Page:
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We have previously explored the future of pension savings, but have primarily focussed on the options available when drawing pension benefits, so let’s now look at saving for retirement and how to maximise the payments you make into pensions.
Following the introduction of workplace pensions and auto enrolment there are different ways of saving now. Auto enrolment is a new law which the government introduced to help people save for retirement and it means that employers will automatically enrol their employees into a pension scheme to which they will also contribute.
Many employers are struggling to come to terms with their obligations as far as auto enrolment is concerned and Armstrong Watson are well placed to assist in this regard.
Of course, other types of pension plan are available which don’t involve your employer and we can help you choose one or make the best use of those you already have.
Whilst you pay Income Tax on your earnings before any pension contributions, each time you pay money into a pension scheme, you qualify for tax relief. This is a payment that goes into your pension savings pot on top of the payment that you make. As means of encouraging saving for retirement the government effectively provides an incentive by boosting the money you pay in. For example, if you pay in £80 you end up with £100 in your pension pot. The difference is tax relief. If you pay tax at a higher rate then you can claim extra tax relief from HMRC via self assessment.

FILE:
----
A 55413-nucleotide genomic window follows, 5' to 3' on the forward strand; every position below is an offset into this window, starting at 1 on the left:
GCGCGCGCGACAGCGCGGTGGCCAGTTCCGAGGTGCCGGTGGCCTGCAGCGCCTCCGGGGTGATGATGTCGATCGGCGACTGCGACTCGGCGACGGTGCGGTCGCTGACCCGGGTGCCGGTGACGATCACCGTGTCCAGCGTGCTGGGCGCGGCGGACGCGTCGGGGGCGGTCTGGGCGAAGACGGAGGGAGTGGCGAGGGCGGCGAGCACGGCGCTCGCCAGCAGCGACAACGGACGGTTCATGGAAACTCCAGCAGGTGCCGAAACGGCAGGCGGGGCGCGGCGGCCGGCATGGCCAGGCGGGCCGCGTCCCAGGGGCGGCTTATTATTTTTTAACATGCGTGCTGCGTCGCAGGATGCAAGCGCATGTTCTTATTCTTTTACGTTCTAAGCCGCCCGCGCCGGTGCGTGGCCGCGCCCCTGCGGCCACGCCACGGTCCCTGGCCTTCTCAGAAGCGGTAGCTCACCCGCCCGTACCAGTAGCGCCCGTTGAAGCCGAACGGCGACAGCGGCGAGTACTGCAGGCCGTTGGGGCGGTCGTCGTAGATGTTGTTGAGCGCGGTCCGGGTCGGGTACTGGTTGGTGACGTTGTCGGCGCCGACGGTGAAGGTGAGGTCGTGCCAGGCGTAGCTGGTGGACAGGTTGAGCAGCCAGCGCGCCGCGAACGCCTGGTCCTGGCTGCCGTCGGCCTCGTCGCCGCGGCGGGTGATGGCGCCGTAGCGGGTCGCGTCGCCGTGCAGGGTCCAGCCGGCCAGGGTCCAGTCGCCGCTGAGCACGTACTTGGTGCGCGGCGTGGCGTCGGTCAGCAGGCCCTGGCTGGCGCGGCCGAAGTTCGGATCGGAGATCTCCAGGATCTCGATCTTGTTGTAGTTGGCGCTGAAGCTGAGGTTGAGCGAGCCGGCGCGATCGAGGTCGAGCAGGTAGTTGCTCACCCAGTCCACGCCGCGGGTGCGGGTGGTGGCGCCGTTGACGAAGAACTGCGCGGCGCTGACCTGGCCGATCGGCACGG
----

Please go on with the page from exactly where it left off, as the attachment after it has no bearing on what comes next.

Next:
You can pay as much as you like into a pension, but you will only receive tax relief on payments made up to 100% of your earnings per annum (subject to an annual allowance). Anything over this won’t qualify for any tax relief.
The annual allowance restricts the maximum you can pay into a pension without incurring a tax charge. In the tax year 2014/15 this is £40,000, but some people could invest up to £190,000 if they haven’t used their annual allowance from the previous three tax years. This is called carry forward and you will need to have earnings in the year you want to make the payment of at least the amount you want to pay into your pension. You also need to be a member of a UK registered pension scheme for the period that you want to carry forward the unused allowances.
If you are withdrawing an income from a pension plan or thinking of starting to take an income, these limits may not apply, so it is important that you seek advice as early as possible to ensure you maximise your pension. Contact one of our Financial Planning Consultants for guidance.
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